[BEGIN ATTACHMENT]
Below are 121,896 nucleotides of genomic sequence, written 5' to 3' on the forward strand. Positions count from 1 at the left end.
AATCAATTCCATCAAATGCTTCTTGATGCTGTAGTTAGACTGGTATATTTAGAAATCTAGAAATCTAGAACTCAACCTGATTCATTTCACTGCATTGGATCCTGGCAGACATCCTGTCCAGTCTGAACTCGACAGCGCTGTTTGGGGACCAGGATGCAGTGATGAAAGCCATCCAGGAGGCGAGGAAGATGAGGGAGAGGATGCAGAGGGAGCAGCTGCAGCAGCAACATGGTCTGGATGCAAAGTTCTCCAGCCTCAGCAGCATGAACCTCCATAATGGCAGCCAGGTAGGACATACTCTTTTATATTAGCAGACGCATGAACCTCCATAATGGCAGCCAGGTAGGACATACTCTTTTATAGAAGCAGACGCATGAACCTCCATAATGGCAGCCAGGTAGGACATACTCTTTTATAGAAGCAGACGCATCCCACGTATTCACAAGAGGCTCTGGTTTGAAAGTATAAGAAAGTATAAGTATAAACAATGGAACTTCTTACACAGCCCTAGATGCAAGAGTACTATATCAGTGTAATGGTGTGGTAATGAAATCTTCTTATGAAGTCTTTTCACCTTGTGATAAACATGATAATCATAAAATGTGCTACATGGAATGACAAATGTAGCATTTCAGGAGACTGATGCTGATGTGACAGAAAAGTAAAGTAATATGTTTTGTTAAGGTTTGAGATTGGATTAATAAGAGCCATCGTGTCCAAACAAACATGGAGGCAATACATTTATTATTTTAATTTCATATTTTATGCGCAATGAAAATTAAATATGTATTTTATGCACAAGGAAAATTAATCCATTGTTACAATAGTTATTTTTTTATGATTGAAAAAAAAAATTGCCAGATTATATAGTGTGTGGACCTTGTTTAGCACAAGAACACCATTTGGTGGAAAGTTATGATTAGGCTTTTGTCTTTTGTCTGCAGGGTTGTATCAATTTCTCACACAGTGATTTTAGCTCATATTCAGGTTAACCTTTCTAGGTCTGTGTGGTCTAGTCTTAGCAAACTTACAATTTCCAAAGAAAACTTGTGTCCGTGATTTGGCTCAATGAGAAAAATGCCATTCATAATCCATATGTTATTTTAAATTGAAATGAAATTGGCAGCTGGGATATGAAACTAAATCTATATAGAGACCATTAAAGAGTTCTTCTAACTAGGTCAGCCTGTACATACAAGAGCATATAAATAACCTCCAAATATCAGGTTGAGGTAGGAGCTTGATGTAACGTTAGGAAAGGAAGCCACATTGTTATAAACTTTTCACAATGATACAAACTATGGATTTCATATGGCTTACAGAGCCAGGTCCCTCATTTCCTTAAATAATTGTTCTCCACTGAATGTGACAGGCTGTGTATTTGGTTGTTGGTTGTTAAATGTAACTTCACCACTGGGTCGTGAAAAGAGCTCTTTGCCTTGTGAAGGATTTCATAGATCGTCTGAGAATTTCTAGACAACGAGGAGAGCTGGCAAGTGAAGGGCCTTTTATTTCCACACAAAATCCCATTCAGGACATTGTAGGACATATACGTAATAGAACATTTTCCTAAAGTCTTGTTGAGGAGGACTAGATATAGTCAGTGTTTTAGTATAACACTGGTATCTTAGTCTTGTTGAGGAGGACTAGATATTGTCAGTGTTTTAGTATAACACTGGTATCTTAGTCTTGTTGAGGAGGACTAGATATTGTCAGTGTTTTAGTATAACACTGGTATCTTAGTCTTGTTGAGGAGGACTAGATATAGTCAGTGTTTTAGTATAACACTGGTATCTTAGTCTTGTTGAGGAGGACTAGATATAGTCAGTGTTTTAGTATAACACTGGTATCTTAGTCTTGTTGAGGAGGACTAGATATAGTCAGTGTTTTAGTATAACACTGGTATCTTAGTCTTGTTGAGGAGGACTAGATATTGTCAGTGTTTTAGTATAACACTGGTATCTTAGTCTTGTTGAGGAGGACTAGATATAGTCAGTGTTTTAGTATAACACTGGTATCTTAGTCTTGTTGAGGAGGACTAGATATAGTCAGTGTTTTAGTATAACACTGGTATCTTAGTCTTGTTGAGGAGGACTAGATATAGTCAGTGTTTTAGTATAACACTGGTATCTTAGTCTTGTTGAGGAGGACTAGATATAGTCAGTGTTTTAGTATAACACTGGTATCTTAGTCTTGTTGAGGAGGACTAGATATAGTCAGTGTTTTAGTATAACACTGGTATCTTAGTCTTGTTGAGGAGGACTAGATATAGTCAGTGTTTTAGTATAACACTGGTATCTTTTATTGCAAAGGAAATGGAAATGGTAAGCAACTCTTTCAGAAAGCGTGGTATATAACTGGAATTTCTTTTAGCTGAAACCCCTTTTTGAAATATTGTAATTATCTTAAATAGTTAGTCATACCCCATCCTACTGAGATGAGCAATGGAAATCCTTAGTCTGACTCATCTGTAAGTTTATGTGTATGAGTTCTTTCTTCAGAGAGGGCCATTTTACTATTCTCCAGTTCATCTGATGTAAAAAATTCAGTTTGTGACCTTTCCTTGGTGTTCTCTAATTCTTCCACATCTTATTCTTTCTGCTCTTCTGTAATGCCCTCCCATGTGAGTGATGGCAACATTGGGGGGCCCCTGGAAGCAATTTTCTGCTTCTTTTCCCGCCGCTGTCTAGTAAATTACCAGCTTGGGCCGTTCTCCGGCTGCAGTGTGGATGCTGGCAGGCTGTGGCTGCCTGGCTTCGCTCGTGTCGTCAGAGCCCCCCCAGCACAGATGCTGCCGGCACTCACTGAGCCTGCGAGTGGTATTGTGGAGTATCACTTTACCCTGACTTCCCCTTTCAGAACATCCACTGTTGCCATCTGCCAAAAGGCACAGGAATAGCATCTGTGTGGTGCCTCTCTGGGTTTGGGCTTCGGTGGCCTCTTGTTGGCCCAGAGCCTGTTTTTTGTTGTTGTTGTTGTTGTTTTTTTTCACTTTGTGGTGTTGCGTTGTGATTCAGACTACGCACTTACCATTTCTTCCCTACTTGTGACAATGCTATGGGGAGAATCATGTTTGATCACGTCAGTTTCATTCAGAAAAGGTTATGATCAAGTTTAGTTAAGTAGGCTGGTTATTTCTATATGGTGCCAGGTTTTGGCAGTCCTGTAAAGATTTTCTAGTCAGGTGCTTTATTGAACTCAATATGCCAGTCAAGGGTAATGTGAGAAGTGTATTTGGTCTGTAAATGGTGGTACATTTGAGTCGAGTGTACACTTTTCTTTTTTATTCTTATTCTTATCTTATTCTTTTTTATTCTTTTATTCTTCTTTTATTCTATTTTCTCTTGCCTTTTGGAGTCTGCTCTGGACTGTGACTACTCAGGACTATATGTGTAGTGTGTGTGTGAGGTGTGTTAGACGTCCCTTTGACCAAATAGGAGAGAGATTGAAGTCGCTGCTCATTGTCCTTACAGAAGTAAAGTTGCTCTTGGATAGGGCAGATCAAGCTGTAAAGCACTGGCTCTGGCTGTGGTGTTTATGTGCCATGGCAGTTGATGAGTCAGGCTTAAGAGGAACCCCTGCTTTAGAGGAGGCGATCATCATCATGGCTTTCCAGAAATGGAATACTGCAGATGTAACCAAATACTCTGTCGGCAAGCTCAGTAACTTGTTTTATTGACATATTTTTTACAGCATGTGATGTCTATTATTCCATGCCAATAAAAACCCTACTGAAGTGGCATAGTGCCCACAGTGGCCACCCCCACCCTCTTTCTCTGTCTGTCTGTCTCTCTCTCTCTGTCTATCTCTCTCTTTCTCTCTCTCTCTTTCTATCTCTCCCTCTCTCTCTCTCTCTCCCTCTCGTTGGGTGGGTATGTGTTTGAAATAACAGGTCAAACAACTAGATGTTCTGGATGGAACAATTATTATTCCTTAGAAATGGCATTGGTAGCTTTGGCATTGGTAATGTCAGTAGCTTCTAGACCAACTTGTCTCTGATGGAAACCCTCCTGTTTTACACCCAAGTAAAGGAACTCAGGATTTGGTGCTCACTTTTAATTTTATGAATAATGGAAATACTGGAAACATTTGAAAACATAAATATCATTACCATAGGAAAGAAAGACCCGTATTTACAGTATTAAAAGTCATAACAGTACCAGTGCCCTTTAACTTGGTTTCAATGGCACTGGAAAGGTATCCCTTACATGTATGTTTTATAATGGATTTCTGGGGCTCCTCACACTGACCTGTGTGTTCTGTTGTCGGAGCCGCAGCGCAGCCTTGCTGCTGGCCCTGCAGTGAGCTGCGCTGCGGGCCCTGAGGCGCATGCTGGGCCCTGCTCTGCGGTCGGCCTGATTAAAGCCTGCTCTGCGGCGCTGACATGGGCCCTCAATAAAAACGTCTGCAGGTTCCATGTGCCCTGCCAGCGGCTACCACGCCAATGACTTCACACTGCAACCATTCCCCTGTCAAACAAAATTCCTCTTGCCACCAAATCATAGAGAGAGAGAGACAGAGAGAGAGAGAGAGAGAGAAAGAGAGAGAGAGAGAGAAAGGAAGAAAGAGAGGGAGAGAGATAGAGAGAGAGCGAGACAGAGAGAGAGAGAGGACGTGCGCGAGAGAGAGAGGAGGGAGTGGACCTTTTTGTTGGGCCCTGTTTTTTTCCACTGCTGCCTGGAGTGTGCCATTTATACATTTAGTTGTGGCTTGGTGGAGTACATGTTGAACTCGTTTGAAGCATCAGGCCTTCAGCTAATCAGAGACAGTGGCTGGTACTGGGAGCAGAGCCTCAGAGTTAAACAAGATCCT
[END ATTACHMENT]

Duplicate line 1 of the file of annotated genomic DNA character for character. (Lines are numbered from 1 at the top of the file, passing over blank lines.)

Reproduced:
Below are 121,896 nucleotides of genomic sequence, written 5' to 3' on the forward strand. Positions count from 1 at the left end.